Months after nearly 80% of Austin voters backed a proposal to expand the city's police oversight system—and rejected a competing ballot measure by the same margin—some City Council members are pushing to ensure the reforms are fully enacted.

What's happening?

On Sept. 21, officials will vote on a resolution from Council Member Zo Qadri, who said he's bringing it to ensure the new police oversight updates are carried out in the wake of the May election.

“We saw the will of the voters, since that time, not really heard,” Qadri said. “And I think it’s really important as we look to build trust with our constituents is to make sure the election that happened is listened to.”

The oversight item, Proposition A, passed by a 4-1 margin. However, some provisions related to police records and investigations might run afoul of state rules; they wouldn't be fully implemented unless included in the next contract agreed to by the city and and the Austin Police Association.

Proposition A was promoted by the criminal justice political group Equity Action. Chris Harris, an organizer and member of its leadership team, said he believes most of the new policies can be carried out without a new contract.

He added remaining concerns over how far changes at the Austin Office of Police Oversight have gone since the election could now be addressed through the resolution, Item 99 on council's Sept. 21 agenda.

“We understand there are some parts of it that require an agreement with the police association. But there are a lot of parts of Prop A that don’t require an agreement; they can be implemented today legally under state law,” he said. “That’s what Item 99 is really aimed at: What is it that the city could and should be doing under the law that it’s currently not doing to comply with Prop A?”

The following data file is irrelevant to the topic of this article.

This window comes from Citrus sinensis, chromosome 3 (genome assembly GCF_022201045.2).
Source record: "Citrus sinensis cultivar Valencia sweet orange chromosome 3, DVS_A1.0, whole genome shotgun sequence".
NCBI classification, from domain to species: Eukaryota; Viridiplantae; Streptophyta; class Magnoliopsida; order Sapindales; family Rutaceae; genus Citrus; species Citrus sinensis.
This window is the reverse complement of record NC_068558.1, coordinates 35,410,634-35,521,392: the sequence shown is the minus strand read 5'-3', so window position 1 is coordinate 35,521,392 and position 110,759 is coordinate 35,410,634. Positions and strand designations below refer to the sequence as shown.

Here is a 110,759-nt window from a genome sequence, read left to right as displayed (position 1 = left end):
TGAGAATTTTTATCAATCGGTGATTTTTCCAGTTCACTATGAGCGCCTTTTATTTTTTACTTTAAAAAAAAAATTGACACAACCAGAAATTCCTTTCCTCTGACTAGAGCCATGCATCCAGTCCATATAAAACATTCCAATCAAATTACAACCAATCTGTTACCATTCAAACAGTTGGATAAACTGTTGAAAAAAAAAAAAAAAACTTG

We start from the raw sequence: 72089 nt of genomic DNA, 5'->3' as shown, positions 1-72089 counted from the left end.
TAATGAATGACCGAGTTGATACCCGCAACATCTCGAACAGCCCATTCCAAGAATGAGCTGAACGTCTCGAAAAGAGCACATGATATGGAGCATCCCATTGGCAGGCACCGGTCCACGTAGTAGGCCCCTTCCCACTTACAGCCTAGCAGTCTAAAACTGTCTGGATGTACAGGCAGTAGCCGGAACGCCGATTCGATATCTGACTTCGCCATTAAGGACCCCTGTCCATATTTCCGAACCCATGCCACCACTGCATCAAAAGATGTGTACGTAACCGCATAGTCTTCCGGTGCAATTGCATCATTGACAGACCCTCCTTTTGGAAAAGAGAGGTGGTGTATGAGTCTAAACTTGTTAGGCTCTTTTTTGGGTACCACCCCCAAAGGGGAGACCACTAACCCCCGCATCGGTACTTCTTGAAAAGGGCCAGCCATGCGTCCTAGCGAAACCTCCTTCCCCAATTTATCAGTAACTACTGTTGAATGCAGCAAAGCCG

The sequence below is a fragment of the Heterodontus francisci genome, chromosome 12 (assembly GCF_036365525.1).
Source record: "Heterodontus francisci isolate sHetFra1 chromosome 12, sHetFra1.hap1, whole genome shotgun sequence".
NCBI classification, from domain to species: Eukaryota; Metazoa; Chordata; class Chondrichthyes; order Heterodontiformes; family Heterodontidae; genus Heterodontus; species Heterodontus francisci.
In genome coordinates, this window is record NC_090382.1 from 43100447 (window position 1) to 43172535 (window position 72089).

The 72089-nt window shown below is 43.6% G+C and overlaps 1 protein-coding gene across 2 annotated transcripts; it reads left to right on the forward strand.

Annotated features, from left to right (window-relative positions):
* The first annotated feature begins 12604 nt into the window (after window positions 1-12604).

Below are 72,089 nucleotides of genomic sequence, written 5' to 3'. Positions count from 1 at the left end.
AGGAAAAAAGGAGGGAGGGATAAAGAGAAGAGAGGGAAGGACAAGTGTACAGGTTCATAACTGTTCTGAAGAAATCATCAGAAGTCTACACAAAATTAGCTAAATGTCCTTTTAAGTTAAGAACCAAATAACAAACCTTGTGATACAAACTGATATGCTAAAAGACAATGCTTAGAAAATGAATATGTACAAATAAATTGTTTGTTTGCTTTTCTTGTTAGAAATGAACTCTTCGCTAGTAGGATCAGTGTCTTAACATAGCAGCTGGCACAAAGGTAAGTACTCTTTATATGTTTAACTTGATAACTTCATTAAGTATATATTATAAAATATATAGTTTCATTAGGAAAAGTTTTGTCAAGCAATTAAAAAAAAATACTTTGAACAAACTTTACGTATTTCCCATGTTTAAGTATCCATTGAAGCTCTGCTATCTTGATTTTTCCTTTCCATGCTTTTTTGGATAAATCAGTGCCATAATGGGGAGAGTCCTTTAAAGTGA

How we got here

Last year, Equity Action ran a successful petition drive for its Austin Police Oversight Act that landed the measure on the May ballot as Proposition A. It went on to pass in a landslide this spring and became effective in mid-May.

A separate but similarly worded item drafted by an APA-funded group also earned a place on the ballot following a successful petition but went on to fail at the polls with 80% opposition.

Proposition A was intended to solidify the authority of the OPO, although some its contents can only go into effect through a meet-and-confer agreement between the city and the APA.

Both sides have yet to return to the bargaining table to hash out a new contract since council dismissed a four-year agreement earlier this year and instead approved a stopgap one-year pay and benefits deal.

The details

In line with several of the new provisions in Austin's code, Qadri resolution calls on city management to ensure the OPO:
  • Conducts initial investigations into all complaints against officers as allowed—including direct interviews of officers—and publishes those complaints and any related disciplinary records online
  • Moves anonymous complaints forward for investigation
  • Communicates with anyone who submits a complaint to keep them updated on the process
  • Keeps its own public records to serve as a “central depository for documentation” as required under the new law
  • Trains its staff for the criminal justice certification needed to access certain records held by the Austin Police Department